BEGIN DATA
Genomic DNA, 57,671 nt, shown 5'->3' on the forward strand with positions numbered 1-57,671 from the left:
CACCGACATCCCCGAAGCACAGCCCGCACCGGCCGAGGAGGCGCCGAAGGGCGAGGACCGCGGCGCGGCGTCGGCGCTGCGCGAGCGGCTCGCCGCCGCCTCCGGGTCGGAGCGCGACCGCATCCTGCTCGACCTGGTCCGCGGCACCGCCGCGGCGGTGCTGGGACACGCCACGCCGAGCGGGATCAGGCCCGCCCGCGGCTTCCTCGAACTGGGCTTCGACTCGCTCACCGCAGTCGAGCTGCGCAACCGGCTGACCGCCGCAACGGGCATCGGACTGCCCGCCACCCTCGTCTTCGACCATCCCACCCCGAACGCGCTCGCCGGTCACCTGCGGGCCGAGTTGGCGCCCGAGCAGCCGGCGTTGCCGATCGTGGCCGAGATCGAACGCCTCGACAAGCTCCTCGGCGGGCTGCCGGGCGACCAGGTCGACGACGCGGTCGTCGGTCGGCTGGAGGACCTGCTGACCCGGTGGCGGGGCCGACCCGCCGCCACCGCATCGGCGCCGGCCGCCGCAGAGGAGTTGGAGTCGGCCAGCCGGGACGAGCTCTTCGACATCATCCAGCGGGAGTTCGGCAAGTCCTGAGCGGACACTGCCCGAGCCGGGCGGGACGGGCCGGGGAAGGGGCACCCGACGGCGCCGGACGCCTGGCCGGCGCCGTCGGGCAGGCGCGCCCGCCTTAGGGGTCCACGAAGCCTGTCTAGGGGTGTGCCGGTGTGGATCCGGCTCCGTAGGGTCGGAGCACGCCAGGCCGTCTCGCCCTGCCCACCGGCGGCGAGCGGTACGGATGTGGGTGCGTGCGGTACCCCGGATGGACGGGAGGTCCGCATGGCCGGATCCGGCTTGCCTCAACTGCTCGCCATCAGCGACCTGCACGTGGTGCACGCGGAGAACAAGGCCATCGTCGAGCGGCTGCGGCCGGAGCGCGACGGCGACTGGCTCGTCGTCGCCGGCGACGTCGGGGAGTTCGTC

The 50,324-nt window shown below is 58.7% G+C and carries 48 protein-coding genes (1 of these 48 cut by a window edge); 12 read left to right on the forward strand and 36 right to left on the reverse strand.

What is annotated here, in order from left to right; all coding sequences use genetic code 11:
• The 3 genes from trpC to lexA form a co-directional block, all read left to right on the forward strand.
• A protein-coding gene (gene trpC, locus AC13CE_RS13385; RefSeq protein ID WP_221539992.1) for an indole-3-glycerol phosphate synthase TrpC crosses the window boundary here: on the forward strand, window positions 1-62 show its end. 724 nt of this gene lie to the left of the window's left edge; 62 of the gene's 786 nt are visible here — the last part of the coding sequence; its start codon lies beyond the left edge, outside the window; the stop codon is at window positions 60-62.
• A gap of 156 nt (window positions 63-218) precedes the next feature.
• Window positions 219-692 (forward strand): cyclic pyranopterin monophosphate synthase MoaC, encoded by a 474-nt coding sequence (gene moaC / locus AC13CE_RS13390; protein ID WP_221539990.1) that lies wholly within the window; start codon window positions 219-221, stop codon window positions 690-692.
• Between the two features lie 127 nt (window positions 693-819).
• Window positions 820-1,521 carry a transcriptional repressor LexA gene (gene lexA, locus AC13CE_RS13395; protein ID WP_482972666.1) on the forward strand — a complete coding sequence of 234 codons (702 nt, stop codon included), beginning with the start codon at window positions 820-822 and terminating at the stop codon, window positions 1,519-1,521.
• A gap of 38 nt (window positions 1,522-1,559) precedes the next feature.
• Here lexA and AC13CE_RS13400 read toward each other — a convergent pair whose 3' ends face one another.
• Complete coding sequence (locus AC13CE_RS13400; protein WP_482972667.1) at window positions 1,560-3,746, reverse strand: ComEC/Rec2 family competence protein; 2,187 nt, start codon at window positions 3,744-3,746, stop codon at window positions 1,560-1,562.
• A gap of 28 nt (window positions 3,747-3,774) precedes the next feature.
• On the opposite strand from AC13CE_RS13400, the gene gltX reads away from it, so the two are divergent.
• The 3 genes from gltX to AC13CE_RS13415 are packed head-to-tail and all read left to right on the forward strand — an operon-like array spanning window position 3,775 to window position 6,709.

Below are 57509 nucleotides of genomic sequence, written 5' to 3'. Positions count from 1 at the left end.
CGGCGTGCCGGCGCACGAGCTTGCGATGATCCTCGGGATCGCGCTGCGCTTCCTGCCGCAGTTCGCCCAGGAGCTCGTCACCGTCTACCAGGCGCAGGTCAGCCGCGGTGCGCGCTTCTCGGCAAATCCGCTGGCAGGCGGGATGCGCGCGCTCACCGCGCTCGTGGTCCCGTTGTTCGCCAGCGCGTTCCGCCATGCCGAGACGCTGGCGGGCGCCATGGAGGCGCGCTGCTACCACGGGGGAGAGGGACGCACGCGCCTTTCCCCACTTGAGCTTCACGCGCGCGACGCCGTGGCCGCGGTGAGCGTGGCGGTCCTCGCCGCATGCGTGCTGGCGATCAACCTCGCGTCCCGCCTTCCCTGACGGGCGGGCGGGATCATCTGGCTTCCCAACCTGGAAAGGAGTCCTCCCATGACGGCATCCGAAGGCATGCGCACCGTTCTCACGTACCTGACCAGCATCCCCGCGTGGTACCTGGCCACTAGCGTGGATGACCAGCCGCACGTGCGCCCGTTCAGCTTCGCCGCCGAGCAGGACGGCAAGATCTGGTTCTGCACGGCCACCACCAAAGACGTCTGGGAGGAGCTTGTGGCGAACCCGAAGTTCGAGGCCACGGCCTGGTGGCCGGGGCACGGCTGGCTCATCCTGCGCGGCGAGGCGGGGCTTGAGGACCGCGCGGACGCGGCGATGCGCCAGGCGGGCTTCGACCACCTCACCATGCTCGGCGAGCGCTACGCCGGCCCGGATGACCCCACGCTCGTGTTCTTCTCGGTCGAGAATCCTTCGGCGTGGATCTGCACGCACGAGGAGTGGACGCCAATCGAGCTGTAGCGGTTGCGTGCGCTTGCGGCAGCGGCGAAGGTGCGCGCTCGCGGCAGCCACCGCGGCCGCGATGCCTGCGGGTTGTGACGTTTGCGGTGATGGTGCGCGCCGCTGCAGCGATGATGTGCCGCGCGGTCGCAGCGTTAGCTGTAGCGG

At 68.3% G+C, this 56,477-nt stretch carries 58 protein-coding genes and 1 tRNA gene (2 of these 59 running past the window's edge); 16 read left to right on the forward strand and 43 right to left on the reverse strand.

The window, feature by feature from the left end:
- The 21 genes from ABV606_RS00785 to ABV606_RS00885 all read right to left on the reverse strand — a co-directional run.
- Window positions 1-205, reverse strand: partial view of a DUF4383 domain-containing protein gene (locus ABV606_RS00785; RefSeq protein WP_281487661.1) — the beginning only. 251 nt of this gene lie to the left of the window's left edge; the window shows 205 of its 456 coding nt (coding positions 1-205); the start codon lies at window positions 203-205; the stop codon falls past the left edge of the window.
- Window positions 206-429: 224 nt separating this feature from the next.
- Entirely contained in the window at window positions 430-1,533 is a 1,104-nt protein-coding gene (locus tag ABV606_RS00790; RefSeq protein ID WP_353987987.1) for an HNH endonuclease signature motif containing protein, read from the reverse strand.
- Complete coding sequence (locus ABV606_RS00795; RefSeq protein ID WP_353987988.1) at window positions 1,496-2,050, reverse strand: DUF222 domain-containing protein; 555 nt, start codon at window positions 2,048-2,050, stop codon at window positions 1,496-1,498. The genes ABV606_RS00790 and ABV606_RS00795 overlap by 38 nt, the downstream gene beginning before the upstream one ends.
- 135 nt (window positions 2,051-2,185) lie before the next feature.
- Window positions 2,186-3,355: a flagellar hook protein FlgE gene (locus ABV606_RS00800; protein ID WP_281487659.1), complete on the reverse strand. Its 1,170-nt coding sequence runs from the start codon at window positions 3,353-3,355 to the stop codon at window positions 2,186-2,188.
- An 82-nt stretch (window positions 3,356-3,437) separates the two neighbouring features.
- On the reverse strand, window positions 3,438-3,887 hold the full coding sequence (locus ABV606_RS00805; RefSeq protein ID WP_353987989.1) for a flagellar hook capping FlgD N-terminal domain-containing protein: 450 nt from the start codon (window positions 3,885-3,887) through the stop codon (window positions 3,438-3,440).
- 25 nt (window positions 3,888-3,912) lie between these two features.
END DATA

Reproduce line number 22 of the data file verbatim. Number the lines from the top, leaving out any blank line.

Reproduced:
- Window positions 1-205, reverse strand: partial view of a DUF4383 domain-containing protein gene (locus ABV606_RS00785; RefSeq protein WP_281487661.1) — the beginning only. 251 nt of this gene lie to the left of the window's left edge; the window shows 205 of its 456 coding nt (coding positions 1-205); the start codon lies at window positions 203-205; the stop codon falls past the left edge of the window.